A cat watches me walk back to my house against the wind.
“Can you take the trash out?” my friend asks. “Tomorrow’s garbage day.”
I look at the white bag choked around the rim of the trashcan. It’s full. I put my backpack down, undo the knot, and pull up the bag.
I walk to the street and open the lid of the bin. I look inside. Someone once told me to be careful when I open the lids of trash bins because rats sometimes feed on leftovers inside. I drop the bag into the empty bin and close the lid.
“Did you eat?” my friend asks back inside.
“No. I’m going to make ramen.”
I fill a pot with water and put it on the stove. I pull a packet of noodles from a drawer, tear the packet, and empty the noodles into the pot. We watch the noodles unfold.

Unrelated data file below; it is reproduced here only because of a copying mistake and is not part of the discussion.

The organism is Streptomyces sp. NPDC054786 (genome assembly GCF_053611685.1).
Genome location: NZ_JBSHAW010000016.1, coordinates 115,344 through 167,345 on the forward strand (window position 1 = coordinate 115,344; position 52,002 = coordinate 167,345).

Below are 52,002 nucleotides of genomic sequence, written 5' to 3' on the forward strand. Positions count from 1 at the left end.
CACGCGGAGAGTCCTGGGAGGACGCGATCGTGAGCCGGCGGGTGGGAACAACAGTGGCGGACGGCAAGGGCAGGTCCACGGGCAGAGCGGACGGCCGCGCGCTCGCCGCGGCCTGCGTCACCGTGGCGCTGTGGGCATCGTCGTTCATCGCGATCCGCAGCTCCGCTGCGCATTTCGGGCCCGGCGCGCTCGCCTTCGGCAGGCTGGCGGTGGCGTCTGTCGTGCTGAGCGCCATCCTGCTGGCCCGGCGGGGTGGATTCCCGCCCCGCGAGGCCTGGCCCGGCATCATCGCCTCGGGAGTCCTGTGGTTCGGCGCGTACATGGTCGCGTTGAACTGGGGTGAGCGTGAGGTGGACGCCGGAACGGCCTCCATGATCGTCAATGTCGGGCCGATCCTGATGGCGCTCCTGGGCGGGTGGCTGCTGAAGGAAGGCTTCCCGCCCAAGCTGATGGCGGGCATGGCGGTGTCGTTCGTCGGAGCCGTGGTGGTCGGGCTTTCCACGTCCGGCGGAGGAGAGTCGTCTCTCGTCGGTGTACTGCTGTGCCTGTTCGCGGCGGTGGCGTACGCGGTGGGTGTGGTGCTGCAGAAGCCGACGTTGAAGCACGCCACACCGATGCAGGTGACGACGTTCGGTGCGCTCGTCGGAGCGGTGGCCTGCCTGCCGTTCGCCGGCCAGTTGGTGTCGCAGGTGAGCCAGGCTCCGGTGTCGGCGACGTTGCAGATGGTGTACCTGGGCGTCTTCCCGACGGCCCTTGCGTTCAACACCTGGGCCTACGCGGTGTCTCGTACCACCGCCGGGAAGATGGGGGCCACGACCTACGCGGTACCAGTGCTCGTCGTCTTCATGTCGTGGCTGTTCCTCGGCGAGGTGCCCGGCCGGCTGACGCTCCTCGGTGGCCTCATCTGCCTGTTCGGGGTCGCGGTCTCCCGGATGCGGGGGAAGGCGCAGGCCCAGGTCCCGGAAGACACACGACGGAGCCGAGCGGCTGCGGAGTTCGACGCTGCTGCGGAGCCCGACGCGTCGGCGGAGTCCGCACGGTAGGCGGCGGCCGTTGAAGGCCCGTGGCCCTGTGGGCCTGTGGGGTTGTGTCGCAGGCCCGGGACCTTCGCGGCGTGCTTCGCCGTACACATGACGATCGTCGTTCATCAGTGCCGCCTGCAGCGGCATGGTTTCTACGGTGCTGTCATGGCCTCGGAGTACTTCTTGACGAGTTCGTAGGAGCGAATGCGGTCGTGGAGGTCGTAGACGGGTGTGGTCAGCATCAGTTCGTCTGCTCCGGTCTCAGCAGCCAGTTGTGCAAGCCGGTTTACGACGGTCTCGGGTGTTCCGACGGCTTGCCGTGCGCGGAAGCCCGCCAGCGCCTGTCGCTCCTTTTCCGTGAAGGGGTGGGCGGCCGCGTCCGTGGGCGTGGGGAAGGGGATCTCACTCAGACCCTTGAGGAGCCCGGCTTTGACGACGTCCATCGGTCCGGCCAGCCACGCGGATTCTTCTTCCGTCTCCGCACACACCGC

“Do you want an egg?”
She opens the fridge and pulls out two eggs. I open another packet of noodles and empty them into the pot.
“Isn’t you know who graduating soon?”
She cracks the eggs and lets the yolks spill onto the pan. I stir the noodles in the pot. Steam rises from the water. I open the window over the sink.
“You got back at the right time.”
I pull two bowls from the cabinet and place them on the counter.
“I can cut some vegetables,” I say.
“No, I’ll do it. I don’t trust you.” She washes green onions in the sink and dices them. The smell of the onions mixes with the smell of the rain outside.
I turn off the burner and empty the pot into the two bowls.
She picks up a handful of diced green onions and drops them into the bowls. She waves her hand in and out of the steam, and the steam hugs her fingers.
“Are the eggs ready?”
“Yeah.” She scrapes off the eggs and slides them onto the noodles. I carry the bowls to the table. We talk about time, and meaning, and smallness.